Tuesday, October 1, 2013
iOS 7 For Photographers
Many moons ago I thought the idea of treating smartphones as legitimate photographic tools was preposterous.By William Sawalich Published in Blog
Many moons ago I thought the idea of treating smartphones as legitimate photographic tools was preposterous. Now here we are in 2013 with the introduction of the new iPhone 5S and its accompanying iOS7. Both have made some serious updates to the camera's ability to take great pictures, as evidenced by the fact that I keep finding myself grabbing my iPhone in lieu of my point and shoot. Not to mention the fact that every year we collectively take more pictures than were ever made throughtout the entire history of photography. Anyway, there are some truly remarkable new features of the iPhone 5S—including its ability to shoot super-slow-mo video and the improved buffer that allows for a superfast 10 frames-per-second full-resolution stills. Simply amazing. All that, and the pictures seem to be easier to make and they simply look better too, even on older iPhones. Anyway, my point is, it's official: The iPhone works like a "real" camera in many ways, whether those of us who would rather use SLRs like it or not. Best of all, this revolution is only going to keep improving in the future. For a rundown of new camera features in the new iOS and iPhone 5s, check out the DPReview Connect blog.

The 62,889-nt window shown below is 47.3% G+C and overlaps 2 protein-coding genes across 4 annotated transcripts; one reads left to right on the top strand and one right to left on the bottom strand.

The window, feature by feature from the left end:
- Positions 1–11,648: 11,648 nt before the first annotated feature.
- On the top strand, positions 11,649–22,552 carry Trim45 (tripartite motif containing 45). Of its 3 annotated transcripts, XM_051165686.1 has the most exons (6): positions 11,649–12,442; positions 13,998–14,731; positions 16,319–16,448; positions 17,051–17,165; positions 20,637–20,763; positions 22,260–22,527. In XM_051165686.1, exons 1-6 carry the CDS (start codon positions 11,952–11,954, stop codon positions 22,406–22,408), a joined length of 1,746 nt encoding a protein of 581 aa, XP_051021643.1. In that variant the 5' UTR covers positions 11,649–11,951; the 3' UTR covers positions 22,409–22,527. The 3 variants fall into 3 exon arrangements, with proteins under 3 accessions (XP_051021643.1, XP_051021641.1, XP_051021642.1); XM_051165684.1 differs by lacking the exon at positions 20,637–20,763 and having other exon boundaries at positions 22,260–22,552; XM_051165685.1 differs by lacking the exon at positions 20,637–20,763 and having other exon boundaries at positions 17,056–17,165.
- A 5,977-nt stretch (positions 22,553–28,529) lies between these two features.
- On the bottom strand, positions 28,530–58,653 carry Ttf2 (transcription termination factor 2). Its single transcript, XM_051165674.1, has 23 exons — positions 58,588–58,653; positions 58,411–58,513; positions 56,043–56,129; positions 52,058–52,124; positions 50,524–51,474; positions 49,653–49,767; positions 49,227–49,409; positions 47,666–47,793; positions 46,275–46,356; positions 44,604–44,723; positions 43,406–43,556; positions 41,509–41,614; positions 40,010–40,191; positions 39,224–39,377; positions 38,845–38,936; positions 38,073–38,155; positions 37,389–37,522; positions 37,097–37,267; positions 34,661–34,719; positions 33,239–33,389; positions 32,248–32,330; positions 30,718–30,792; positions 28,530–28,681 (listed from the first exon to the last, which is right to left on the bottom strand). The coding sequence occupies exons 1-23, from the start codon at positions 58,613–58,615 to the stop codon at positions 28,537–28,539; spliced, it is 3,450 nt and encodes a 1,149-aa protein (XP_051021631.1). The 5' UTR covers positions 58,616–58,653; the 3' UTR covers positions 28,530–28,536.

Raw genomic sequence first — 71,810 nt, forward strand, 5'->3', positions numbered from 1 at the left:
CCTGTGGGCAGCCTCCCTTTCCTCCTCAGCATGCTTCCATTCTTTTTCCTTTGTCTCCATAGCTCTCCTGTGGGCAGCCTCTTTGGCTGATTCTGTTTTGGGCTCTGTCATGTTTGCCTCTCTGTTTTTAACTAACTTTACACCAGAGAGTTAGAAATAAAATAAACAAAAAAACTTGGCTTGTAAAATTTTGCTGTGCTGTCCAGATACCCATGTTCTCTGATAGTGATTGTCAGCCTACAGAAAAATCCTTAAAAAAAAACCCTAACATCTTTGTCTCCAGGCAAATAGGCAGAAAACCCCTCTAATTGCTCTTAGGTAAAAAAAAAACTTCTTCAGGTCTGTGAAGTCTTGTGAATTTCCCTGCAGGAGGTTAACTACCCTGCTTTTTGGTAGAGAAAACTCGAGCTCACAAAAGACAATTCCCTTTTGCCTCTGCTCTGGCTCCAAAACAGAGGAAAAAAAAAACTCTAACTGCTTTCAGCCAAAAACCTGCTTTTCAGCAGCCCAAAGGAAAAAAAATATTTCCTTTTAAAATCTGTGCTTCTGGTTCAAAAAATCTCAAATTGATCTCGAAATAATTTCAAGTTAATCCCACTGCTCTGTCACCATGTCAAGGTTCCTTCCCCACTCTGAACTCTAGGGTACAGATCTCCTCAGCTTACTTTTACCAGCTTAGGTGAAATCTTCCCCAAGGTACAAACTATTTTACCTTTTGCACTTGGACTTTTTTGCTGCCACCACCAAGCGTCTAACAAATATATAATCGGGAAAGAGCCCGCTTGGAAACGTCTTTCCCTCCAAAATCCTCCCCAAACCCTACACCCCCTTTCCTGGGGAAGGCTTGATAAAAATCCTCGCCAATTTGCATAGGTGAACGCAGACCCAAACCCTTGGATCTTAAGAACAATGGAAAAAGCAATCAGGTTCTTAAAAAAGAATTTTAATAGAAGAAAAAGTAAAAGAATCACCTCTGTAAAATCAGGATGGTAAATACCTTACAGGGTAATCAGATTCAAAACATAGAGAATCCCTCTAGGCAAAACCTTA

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Full-frame DSLRs are hot! The reasons?
For many years, the two most popular types of digital cameras have been compact models and digital SLRs. Each offers advantages over the other.
All-in-one zooms that can cover wide-angles to telephoto